In the heart of the pandemic, when physical book rentals were stifled by social distancing guidelines, e-books gave libraries a lifeline.
However, due to having a different cost model than physical books, the growing shift to digital consumption could result in serious consequences for libraries, per The New Yorker.
E-books don’t follow the same rules as physical books
Physical books follow a legal policy called the “first sale doctrine.” This rule allows libraries to purchase a book then lend it to readers in perpetuity at no additional cost.
With e-books, the first sale doctrine doesn’t apply — and publishers offer a range of license types, including:
- Limited Loan License: Requires the library to repurchase the license after a specified number of checkouts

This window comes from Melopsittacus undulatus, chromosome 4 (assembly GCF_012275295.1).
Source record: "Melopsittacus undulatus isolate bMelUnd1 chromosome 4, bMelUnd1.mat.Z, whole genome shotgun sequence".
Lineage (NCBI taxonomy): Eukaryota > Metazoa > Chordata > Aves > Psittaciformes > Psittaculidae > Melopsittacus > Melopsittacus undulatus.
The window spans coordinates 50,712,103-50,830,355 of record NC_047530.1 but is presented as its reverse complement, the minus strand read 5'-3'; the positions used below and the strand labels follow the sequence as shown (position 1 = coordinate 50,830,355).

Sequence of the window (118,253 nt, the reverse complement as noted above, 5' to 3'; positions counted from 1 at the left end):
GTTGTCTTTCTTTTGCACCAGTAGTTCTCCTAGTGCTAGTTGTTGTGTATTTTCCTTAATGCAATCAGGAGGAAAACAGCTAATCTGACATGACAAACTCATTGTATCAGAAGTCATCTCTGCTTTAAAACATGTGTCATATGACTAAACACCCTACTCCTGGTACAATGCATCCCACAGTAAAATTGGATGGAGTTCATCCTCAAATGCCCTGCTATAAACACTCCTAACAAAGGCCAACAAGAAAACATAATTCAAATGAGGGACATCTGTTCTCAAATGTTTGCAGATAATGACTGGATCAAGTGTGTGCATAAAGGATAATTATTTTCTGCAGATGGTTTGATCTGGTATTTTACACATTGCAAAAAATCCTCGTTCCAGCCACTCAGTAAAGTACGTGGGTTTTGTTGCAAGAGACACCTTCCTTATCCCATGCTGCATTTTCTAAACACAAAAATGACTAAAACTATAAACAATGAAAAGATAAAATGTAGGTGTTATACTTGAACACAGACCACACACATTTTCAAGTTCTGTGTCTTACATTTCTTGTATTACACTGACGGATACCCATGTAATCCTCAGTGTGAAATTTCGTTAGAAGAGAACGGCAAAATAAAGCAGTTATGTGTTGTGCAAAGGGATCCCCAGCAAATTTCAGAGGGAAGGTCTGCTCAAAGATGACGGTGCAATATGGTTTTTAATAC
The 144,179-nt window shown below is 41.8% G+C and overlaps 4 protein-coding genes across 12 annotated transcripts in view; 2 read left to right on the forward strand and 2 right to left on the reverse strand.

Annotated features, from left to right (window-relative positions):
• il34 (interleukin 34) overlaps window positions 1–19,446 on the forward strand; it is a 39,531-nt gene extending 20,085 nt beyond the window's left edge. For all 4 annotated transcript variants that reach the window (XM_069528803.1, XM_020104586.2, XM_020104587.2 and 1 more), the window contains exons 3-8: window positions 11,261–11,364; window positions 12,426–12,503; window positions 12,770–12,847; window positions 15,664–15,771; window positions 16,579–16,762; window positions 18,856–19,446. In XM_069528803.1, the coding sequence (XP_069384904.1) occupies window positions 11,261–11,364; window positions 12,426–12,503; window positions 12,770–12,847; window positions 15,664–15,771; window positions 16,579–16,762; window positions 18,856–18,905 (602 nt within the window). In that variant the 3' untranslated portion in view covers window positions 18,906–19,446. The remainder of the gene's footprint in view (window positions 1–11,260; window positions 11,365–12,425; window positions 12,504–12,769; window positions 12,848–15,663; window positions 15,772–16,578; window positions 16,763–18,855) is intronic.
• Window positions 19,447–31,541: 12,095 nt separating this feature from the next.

- Limited Term License: Requires the library to repurchase the licence after a specified period of time
- Pay-per-Use License: Charges a fee for each individual checkout
These digital licenses are more expensive for libraries, which, as public entities, don’t have huge budgets to begin with.
More readers are going digital
OverDrive, a leading marketplace for e-books and audiobooks, went from fewer than 200m checkouts on the platform in 2016 to 430m+ in 2020.
While many librarians celebrate e-books for giving readers more options, they may soon be forced to reckon with the economics.
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